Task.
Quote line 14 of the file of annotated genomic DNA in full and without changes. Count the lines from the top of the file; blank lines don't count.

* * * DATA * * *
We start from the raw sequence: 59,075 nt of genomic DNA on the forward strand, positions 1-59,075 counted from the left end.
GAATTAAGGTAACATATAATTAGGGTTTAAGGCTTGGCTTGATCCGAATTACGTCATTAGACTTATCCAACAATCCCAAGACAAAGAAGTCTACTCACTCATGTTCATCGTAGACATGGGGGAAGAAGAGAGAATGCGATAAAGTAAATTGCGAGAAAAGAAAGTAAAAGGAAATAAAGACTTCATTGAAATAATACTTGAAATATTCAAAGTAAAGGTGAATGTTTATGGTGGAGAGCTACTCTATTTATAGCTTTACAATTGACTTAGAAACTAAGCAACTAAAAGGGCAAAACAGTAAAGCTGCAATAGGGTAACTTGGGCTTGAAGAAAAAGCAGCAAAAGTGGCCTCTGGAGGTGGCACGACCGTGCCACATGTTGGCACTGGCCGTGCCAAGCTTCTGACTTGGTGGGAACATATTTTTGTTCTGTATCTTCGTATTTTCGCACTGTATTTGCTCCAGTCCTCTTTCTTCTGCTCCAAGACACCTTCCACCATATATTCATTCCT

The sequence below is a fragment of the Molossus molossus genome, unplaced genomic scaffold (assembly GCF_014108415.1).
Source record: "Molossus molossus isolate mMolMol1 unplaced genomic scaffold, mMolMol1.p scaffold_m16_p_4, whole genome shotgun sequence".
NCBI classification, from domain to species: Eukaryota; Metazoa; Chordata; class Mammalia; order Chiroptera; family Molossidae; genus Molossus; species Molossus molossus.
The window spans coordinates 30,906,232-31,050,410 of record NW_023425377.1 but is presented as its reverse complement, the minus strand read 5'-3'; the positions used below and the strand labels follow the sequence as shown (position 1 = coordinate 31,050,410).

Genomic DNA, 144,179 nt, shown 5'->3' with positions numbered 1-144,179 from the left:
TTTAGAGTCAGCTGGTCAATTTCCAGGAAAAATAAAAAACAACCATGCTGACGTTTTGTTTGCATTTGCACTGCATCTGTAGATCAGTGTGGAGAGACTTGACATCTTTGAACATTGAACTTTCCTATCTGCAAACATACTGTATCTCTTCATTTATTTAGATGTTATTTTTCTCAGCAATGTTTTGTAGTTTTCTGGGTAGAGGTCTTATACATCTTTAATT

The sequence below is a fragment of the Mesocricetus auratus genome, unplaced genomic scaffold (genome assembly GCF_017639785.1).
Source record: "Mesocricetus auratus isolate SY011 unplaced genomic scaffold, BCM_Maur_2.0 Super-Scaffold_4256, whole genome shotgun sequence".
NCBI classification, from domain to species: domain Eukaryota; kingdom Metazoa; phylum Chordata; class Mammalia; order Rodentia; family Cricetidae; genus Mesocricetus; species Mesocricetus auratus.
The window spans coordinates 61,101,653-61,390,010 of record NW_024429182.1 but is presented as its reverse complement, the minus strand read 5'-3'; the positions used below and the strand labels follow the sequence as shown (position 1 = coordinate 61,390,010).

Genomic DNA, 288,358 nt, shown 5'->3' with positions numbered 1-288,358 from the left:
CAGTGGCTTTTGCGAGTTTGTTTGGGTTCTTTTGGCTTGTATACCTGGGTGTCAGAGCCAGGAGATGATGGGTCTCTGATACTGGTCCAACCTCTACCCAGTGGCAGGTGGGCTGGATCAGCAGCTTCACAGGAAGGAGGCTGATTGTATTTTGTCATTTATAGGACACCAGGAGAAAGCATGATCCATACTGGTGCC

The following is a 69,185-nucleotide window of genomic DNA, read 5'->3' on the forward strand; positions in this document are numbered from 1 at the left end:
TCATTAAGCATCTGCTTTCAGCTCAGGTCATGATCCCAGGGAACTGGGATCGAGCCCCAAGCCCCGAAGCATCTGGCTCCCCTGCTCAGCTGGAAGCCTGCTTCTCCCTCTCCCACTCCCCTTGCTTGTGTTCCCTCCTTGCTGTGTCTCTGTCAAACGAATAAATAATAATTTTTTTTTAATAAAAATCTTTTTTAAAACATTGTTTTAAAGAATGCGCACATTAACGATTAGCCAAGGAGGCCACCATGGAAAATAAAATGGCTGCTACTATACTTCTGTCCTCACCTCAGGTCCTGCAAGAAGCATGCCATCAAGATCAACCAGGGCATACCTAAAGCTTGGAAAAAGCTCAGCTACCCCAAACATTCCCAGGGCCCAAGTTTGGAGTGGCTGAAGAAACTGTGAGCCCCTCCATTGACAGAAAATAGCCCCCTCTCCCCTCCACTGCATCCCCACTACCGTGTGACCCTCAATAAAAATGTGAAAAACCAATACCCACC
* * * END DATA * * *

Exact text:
CAGTGGCTTTTGCGAGTTTGTTTGGGTTCTTTTGGCTTGTATACCTGGGTGTCAGAGCCAGGAGATGATGGGTCTCTGATACTGGTCCAACCTCTACCCAGTGGCAGGTGGGCTGGATCAGCAGCTTCACAGGAAGGAGGCTGATTGTATTTTGTCATTTATAGGACACCAGGAGAAAGCATGATCCATACTGGTGCC